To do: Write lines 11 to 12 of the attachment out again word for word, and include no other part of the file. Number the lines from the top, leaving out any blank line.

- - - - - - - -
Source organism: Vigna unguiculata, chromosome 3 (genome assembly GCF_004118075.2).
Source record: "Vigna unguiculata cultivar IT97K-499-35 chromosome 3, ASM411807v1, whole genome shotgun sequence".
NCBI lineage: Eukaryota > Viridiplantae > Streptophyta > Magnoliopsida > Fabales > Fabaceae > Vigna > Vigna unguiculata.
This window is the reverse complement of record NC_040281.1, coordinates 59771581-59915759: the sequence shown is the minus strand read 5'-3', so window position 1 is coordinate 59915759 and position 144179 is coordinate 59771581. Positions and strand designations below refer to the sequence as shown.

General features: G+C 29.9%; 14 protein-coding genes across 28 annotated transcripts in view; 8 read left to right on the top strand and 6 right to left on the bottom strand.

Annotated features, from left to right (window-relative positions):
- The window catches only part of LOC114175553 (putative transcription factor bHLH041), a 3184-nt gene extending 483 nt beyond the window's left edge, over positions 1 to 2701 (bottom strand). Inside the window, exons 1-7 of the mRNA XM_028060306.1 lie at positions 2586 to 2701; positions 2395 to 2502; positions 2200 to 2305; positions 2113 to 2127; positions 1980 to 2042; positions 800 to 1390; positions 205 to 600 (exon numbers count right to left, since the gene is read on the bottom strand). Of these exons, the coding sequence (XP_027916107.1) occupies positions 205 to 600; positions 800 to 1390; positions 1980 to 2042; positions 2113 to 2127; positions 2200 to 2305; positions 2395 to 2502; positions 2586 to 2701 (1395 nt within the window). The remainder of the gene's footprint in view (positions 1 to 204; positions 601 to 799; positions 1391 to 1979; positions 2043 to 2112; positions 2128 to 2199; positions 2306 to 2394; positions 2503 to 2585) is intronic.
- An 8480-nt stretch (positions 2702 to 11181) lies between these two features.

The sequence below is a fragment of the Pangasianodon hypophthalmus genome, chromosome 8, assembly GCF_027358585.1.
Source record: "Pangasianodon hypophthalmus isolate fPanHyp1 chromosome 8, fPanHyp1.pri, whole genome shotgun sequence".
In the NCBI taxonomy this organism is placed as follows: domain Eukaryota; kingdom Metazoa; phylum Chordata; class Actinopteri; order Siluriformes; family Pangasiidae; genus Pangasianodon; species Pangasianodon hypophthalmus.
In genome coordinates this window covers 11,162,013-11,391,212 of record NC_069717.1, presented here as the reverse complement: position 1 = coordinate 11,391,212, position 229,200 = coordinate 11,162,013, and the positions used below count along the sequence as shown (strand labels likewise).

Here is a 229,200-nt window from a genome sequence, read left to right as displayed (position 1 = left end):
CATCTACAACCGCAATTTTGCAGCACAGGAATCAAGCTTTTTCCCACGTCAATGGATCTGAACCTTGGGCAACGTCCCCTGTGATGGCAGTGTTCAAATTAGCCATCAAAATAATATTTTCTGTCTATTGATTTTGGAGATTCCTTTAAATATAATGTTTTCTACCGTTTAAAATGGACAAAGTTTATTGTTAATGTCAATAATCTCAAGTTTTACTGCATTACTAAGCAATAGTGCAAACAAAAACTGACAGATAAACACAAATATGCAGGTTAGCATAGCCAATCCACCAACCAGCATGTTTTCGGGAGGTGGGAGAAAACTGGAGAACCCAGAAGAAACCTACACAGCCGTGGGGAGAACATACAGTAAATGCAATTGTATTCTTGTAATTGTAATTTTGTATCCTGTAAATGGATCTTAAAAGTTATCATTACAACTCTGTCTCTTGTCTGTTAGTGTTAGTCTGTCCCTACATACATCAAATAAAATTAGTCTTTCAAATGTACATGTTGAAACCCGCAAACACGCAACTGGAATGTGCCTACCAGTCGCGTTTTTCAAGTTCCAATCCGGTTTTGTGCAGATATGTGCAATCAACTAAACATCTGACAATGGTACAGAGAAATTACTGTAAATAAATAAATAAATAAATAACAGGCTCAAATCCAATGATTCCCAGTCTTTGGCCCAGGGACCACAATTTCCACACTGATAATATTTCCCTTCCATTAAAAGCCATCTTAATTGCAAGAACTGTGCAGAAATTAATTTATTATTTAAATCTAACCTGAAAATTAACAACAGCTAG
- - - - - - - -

In the NCBI taxonomy this organism is placed as follows: domain Eukaryota; kingdom Metazoa; phylum Chordata; class Actinopteri; order Siluriformes; family Pangasiidae; genus Pangasianodon; species Pangasianodon hypophthalmus.
In genome coordinates this window covers 11,162,013-11,391,212 of record NC_069717.1, presented here as the reverse complement: position 1 = coordinate 11,391,212, position 229,200 = coordinate 11,162,013, and the positions used below count along the sequence as shown (strand labels likewise).